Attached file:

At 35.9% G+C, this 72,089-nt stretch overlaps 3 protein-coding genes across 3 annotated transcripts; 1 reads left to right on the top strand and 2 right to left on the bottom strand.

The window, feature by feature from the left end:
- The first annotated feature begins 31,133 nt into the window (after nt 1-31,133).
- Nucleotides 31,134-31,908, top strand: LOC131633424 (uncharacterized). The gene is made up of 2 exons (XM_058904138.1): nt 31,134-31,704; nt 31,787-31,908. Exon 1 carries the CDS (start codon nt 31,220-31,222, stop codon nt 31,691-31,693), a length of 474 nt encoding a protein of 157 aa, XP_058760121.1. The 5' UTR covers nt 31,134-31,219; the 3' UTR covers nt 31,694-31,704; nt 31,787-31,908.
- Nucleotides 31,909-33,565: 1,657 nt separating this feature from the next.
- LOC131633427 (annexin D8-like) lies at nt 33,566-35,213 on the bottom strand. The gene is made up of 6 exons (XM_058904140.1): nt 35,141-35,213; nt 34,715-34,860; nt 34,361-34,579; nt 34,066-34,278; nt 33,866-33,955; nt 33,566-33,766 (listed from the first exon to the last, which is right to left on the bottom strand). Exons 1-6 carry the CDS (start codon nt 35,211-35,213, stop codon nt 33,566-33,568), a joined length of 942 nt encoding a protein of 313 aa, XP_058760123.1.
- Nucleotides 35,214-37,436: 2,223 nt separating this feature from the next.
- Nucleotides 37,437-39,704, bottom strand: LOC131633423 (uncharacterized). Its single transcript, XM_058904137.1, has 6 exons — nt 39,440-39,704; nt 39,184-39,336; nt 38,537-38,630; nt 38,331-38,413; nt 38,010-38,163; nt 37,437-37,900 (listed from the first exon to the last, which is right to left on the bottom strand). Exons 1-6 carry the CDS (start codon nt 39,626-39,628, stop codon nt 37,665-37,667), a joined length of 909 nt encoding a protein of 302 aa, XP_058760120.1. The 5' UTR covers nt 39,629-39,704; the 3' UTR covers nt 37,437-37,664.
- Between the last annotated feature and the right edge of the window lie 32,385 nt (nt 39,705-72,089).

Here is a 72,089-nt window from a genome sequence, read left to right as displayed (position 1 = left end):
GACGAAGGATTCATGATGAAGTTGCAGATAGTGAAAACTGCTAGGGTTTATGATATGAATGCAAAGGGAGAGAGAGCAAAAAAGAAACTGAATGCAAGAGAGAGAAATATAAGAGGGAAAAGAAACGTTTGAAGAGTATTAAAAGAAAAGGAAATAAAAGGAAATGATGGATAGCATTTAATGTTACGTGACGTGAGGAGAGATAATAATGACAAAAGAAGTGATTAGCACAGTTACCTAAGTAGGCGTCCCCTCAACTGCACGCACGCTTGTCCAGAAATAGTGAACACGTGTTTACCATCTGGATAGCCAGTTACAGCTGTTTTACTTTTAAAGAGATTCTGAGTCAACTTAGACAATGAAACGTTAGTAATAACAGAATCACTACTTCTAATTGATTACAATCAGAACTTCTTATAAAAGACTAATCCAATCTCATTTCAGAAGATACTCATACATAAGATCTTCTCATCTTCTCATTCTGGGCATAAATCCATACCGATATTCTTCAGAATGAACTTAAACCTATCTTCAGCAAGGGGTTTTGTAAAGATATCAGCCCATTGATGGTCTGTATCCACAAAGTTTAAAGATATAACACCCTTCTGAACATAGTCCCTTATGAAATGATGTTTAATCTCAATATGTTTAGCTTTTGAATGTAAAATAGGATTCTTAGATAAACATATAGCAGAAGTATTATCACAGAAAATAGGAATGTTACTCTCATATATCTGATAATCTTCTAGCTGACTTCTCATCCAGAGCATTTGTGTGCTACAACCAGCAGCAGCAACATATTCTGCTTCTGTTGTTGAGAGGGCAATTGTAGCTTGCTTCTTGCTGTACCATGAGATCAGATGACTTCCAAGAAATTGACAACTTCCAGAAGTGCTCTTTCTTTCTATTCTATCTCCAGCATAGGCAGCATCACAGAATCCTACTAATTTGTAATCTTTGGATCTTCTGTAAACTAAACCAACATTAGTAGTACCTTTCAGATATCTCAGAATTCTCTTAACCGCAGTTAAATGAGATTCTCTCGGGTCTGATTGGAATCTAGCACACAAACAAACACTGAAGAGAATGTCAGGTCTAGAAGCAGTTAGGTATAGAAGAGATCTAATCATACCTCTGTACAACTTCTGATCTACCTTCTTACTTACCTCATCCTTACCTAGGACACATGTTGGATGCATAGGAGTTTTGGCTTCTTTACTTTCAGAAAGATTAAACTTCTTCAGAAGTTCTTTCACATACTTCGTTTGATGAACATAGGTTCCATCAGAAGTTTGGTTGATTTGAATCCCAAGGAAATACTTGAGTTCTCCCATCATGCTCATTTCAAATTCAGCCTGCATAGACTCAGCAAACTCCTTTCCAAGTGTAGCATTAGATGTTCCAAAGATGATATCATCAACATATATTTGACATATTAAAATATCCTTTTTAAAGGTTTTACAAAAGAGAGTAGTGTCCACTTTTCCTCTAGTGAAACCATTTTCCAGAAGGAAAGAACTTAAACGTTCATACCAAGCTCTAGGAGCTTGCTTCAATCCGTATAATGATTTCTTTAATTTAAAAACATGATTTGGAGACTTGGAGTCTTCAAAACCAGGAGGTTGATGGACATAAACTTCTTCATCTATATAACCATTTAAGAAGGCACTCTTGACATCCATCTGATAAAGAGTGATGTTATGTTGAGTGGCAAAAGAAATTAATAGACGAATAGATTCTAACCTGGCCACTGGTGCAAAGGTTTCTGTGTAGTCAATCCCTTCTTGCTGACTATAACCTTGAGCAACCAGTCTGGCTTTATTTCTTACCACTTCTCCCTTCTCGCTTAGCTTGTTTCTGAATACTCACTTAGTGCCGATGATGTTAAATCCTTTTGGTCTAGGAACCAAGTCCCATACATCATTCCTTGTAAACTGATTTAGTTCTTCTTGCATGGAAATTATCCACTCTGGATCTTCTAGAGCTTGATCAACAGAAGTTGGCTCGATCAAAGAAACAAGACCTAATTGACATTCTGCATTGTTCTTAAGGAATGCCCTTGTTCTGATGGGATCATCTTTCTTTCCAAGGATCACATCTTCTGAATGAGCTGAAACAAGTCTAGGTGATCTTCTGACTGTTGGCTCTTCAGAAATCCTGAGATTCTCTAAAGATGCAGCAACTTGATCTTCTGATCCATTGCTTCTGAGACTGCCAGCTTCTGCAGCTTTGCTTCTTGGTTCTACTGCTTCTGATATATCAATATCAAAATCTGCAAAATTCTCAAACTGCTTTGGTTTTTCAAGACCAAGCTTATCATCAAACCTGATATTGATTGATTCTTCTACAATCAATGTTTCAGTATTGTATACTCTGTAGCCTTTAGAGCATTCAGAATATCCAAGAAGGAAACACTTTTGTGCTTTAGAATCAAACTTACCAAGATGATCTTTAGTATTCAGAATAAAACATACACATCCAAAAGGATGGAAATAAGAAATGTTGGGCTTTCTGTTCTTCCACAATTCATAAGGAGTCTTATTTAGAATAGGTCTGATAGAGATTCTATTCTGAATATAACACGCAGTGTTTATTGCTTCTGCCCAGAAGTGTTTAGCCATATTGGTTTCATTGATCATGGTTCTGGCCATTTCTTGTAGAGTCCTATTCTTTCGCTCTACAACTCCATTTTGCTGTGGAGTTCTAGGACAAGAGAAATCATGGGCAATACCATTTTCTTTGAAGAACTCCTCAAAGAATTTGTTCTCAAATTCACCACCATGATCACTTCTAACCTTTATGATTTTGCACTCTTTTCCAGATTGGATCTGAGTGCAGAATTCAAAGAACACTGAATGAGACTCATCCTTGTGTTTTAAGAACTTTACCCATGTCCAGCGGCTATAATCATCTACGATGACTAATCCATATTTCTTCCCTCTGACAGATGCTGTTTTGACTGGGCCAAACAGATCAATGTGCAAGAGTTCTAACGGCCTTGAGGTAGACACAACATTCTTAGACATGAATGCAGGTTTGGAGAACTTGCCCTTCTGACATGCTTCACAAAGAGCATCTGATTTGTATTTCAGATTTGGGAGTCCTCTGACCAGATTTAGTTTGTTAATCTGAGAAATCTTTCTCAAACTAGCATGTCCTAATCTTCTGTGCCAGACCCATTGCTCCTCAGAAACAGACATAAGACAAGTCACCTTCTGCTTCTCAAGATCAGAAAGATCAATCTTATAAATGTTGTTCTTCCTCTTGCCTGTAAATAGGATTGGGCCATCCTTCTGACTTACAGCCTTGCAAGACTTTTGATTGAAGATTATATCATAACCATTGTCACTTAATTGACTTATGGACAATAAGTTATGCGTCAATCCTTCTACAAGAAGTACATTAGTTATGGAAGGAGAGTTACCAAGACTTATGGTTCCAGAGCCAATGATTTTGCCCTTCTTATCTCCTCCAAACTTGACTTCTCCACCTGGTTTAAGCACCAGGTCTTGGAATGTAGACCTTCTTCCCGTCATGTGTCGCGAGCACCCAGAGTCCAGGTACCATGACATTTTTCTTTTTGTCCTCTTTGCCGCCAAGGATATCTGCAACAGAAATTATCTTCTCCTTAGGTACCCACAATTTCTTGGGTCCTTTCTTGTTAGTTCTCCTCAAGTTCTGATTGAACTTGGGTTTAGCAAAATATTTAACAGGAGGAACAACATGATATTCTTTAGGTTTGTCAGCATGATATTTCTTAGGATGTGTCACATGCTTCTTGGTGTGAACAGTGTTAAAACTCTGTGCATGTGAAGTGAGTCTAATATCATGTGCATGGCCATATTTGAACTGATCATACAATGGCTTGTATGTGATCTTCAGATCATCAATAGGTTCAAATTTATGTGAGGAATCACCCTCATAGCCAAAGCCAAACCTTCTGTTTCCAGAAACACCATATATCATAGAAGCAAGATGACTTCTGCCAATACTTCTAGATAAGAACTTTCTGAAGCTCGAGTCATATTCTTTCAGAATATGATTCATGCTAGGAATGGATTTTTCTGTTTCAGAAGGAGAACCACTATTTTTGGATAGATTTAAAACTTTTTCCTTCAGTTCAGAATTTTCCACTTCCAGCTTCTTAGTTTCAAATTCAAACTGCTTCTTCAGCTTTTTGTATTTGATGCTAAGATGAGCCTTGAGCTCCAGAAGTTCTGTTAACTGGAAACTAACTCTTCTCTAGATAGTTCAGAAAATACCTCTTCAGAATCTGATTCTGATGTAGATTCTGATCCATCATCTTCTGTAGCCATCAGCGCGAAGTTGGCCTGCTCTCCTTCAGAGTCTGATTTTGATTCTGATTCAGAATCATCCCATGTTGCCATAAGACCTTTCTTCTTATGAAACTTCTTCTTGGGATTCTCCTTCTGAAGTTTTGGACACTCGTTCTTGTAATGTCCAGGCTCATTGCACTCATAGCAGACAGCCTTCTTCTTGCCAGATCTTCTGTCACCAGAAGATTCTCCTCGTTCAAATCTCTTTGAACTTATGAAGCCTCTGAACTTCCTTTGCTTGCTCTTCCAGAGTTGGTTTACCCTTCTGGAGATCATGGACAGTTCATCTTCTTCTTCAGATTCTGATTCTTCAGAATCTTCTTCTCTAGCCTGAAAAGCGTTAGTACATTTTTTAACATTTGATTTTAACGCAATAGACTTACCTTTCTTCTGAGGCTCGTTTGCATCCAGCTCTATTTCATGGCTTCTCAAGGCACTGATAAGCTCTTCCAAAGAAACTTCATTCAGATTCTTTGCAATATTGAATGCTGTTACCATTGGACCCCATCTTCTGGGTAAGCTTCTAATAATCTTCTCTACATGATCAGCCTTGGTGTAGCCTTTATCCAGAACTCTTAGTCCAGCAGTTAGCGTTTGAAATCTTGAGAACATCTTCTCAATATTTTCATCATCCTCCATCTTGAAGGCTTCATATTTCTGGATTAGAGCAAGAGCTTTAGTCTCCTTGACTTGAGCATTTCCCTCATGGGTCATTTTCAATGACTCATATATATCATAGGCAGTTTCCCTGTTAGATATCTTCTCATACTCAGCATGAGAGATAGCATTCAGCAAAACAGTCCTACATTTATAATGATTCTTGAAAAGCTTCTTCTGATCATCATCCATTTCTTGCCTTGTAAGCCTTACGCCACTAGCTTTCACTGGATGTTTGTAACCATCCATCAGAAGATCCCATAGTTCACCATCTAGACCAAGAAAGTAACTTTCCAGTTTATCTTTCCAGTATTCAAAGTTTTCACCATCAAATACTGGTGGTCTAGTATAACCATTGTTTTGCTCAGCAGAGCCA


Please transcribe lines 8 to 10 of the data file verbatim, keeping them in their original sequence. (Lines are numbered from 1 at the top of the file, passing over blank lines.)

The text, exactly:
- Nucleotides 37,437-39,704, bottom strand: LOC131633423 (uncharacterized). Its single transcript, XM_058904137.1, has 6 exons — nt 39,440-39,704; nt 39,184-39,336; nt 38,537-38,630; nt 38,331-38,413; nt 38,010-38,163; nt 37,437-37,900 (listed from the first exon to the last, which is right to left on the bottom strand). Exons 1-6 carry the CDS (start codon nt 39,626-39,628, stop codon nt 37,665-37,667), a joined length of 909 nt encoding a protein of 302 aa, XP_058760120.1. The 5' UTR covers nt 39,629-39,704; the 3' UTR covers nt 37,437-37,664.
- Between the last annotated feature and the right edge of the window lie 32,385 nt (nt 39,705-72,089).

Here is a 72,089-nt window from a genome sequence, read left to right as displayed (position 1 = left end):